“I’ve got to get ready. The Queen is coming.” She was walking down the hall towards me. Her face had a look of determination, her lips drawn tight not exactly in a smile. After stating her work for the day she hurried on past me.
You had to push one button to get in. The trick was you had to push four buttons to get out and they had to be in the right sequence. You had to remember the code and if the Queen was coming, who had time to memorize the code.
Mom didn’t remember the code and neither did Nelda. Every super hero needs a nemesis and that is what Mom had. Nelda would go in people’s rooms and shop. After all she had to shop, the Queen was coming. A nice sweater here, an interesting book over there. Just the right blouse in this room and a useful walker in the corner that had to be moved to the hall. Mom couldn’t remember a lot of things but she remembered she had to lock her door to keep Nelda out. Nelda took things.
Mom became the Nelda police. “Nelda, you can’t go in that man’s room.” “Nelda put that back. It doesn’t belong to you.” One day it led to a hand grab by Mom and a shove by Nelda.
“I can’t stand Nelda.”
“Well Mom, you don’t need to tell Nelda what to do.”
“Oh yes I do. Someone has to.”
From day to day I would walk down the hall to mom’s room and Nelda would walk past me.
Some days a brusk “Hello” other days a contemptible sideward glance. On a rare day you would get a nice smile and a pleasant word or two. As the months went on you had to be careful as you approached the door with the code. You didn’t want Nelda to follow you out. She had to be side tracked by one of the young girls, come over here Nelda and help me fold napkins.
I’m not sure when it happened in the months that followed. Maybe it was the day after day after day of saying hello. Or maybe it was the suspense of never knowing what you would get when you passed her in the hall or as you waved hello to her as she sat at the dinner table eating her poached fish with mashed potatoes and scattered peas. A little warm spot started to grow in my heart for Nelda.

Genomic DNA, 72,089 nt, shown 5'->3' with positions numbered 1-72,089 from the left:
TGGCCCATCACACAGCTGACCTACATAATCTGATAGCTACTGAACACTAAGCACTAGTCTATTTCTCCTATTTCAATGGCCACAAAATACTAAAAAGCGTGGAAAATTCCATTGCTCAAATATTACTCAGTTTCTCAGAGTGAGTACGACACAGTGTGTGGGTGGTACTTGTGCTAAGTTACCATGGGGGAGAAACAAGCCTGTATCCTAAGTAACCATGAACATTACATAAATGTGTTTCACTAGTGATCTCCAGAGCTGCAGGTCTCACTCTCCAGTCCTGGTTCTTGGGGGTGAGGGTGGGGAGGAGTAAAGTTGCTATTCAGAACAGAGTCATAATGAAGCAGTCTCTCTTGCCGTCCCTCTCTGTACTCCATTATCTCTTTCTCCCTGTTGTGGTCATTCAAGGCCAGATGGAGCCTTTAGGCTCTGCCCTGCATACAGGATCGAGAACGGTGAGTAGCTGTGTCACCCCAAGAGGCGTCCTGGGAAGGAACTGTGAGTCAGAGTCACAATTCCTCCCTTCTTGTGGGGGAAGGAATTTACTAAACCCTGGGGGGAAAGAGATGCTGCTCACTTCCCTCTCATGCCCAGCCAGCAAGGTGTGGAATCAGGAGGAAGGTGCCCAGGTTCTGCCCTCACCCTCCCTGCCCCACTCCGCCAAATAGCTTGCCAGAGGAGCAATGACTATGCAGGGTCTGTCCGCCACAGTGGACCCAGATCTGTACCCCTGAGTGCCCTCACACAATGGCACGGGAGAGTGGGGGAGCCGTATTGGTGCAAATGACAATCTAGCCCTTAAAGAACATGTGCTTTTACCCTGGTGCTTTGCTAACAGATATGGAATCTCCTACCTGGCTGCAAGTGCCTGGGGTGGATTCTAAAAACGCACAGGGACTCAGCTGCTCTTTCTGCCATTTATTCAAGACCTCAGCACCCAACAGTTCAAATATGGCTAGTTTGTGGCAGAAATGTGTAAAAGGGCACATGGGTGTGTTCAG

Somewhere as summer turned to winter Nelda lost her words but I would say “Hello” to Nelda. She had become in someway a friend. She had lost her words but you could tell her mood by the press of her lips. Some days you got a smile, somedays you got a look of distain but more and more you got a smile.
Mom went up to the hospital for two weeks and when we came back the light in Nelda’s eyes had grown dim. Her head started to slump to the side. Mom was unsteady on her feet. We tried to show her how to use the walker and all of a sudden she would be on her knees her hands still gripping the black handles. We had trouble lifting mom up and setting her in a chair. Someone was tugging on my back pocket. I turned. It was Nelda. She had a look of concern in her eyes. I patted her on the arm and turned back to help mom.
Christmas Eve, my husband and I came with guitar in hand. We passed out bells to people sitting in the big room. “Nelda do you want to ring this bell while we sing?”
Nelda’s head rested on the side of her shoulder. One of the young girls said, “Here Nelda, I will help you.” My husband and I sang. Shirley was taking great care to move the bell from well to the left and then back well to the right. I placed a bell on the chair by June. She couldn’t lift it or move it but her eyes looked down at it intently.
I plucked at the guitar strings and the sound of Silent Night rang through the big room. I looked up from the music at Nelda. The light was back in her eyes. She was listening to the music. There was a slight smile on her lips. “Merry Christmas Nelda.”
A few weeks later I wondered where Nelda was. Then I heard. There would be no more hellos as she sat at the table. She had gone off to see the Queen.
(Names have been changed in this post except for Mom)